I can ask a p-zombie a million questions designed to get at its conception of its conscious experience, yet it responds in the exact same way as the conscious entity. It seems like you're saying if something behaves as if they're conscious, their internal state must be identical to that of a conscious being, thus they are conscious. You might have a perfect simulation, but maybe it doesn't match this external criteria, so it's not conscious. The conscious entity has experience, by definition and the zombie does not by your assertion. If our idea of human consciousness is indeed reducible and equal to just some form of information processing, is consciousness merely an illusion? Would you really argue that: if detects and then speak "I just tasted a sweet thing" was a conscious experience? Perfect simulation means a simulation that is indistinguishable from the real thing through any and all analysis of its behavior. You're basically saying if something behaves like something that is conscious, that thing is itself conscious. Not neccessarily - this assumes that our conscious experience does have a role in shaping our future behaviour, which isn't neccessarily true. But a conscious experience must be capable of shaping behavior, or it is not an "experience" in any meaningful sense. The p-zombie experiences the memory of consciousness, whereas I experience the actual event, or at least that is what most non determinists believe. I only have knowledge that I am seeing red because of the conscious experience of seeing red.
I don't think rejecting it altogether is meaningful: the fact is we say we have subjective experience so it must be accounted for in some way. And if consciousness is necessary in how we process inputs, why can't you replace consciousness with some other component of "equal complexity"? I think it's possible that a p-z could have a decision making process that is equally complex but lacks consciousness, right? If by "operation" you mean the way that it behaves, I don't think this is the case, and I have tried to demonstrate this using earthquakes. It's certainly not directly observable, but conscious experience is necessarily linked to the physical world by way of its affect on our behavior.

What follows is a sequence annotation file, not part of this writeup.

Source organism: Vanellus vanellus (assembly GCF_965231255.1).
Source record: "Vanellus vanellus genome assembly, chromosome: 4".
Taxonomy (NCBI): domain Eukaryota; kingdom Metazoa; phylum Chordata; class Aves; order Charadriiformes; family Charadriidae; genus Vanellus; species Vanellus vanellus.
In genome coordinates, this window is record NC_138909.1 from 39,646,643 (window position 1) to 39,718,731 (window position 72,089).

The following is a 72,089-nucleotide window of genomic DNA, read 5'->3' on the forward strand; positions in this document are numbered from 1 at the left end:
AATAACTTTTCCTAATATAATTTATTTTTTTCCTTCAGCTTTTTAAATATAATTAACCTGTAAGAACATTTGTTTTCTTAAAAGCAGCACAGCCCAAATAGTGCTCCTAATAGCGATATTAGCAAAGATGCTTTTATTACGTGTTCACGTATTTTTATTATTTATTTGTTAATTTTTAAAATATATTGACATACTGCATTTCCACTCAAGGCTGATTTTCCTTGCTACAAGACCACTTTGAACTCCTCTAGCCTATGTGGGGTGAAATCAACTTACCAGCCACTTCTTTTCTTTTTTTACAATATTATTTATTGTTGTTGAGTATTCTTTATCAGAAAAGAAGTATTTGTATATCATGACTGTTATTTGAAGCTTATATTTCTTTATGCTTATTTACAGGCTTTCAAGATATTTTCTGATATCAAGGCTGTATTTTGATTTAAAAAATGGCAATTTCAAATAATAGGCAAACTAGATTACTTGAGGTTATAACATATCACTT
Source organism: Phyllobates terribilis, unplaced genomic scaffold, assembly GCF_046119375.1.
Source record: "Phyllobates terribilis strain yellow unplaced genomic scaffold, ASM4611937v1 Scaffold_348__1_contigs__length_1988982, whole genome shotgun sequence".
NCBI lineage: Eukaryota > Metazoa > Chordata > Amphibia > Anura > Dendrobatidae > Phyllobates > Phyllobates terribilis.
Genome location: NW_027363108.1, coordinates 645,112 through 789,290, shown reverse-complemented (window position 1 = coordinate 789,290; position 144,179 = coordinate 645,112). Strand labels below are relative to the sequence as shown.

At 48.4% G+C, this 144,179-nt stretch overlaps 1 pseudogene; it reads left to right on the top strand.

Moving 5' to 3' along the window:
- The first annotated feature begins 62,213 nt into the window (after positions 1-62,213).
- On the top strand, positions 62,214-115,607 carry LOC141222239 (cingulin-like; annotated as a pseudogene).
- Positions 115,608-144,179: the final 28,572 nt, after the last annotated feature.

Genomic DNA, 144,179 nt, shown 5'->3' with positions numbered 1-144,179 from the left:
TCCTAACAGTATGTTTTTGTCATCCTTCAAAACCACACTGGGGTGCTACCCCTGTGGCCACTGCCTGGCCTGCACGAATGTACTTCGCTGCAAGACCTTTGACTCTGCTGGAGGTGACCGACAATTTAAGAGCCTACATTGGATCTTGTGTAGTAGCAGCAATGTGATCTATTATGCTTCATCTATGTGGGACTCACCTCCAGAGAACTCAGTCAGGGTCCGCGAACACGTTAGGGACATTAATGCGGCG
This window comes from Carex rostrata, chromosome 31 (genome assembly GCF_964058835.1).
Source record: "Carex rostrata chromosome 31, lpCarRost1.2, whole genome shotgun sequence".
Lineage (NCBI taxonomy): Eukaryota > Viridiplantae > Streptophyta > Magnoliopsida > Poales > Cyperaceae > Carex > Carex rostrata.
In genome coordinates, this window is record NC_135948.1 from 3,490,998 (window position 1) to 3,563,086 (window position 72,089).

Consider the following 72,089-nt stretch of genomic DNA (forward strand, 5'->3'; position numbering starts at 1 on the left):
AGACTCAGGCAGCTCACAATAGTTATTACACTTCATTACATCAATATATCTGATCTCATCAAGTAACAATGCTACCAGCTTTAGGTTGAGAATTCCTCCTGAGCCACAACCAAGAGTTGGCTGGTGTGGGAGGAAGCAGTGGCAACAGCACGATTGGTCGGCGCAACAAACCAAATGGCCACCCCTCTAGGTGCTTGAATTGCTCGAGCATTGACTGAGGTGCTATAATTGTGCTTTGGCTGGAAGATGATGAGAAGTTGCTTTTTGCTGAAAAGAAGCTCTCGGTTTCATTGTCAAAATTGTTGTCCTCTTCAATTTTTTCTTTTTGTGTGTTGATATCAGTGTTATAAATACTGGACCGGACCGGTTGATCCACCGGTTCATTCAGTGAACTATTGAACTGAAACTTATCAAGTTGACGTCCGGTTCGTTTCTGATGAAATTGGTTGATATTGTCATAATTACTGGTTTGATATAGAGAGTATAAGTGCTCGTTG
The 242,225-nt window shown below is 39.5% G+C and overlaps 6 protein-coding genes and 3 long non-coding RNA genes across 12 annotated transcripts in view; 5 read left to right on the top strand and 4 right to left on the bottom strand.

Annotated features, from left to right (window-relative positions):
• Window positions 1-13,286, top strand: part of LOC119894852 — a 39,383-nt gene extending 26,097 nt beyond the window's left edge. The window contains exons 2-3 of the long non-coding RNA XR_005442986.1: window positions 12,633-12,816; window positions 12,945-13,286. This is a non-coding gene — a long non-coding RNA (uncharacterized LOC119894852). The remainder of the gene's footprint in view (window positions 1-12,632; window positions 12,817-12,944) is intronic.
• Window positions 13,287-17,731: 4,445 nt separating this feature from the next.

People arguing that an explanation of consciousness requires more than physical processes would not have been using zombies as an argument in the first place. I think there's some mysticism assigned to consciousness in our culture and it might not be necessary.
If reasoning for why that is that "anything that models the behaviour of consciousness is by definition conscious then you have a circular argument. If we had the necessary and sufficient conditions for consciousness, we could simply ask ourselves, does the p-zombie meet them? there is no meaningful distinction between a simulation of a thing and that thing itself I think this is demonstrably untrue. Now you're trying to define consciousness as the appearance of consciousness, but that's begging the question. a simulation of consciousness is conscious. 1) Conscious experience shapes behavior of the entity in possession of it Only if conscious experience is phenomenal. My argument says that all components of consciousness that interact with the physical world must be present in the p-zombie.
If experience is bogus then that would mean there is nothing meaningful behind the concept of consciousness. Whether it turns out to be an "illusion" or not I don't think carries a meaningful distinction. In order to proceed with your argument that a simulation of consciousness is conscious, you have to make the case that consciousness is necessary to produce identical outputs given the same set of inputs.
The answer is obviously no, he needs no conscious comprehension of what he is doing to perform the algorithm. We're assuming p-zombies exist in our reality, and so it follows that they have consciousness with respect to our reality. I don't think epiphenomenalism is a very attractive view, but I'm not sure it's really incoherent.
Because my conscious mind, such as it is, has really only offered to do a victory dance in the endzone. b) a p-z is a perfect simulation of a human So, to summarize: Q: Is the p-z a perfect simulation of humans? You might say: well the representation of that information is different in the p-zombie vs the conscious entity. Since it has no access to subjective experience, and no consciousness, it cannot formulate sensible responses to questions about them.
Then again, I don't think anyone has been able to show a macro-scale result of superposition/entanglement. Your earthquake example is analogous to a conscious entity produced from a biological brain and a simulation produced by a program running on silicon. You might say well there must be some "core" information that is shared among all humans, and that's what causes consciousness, but I don't buy that either.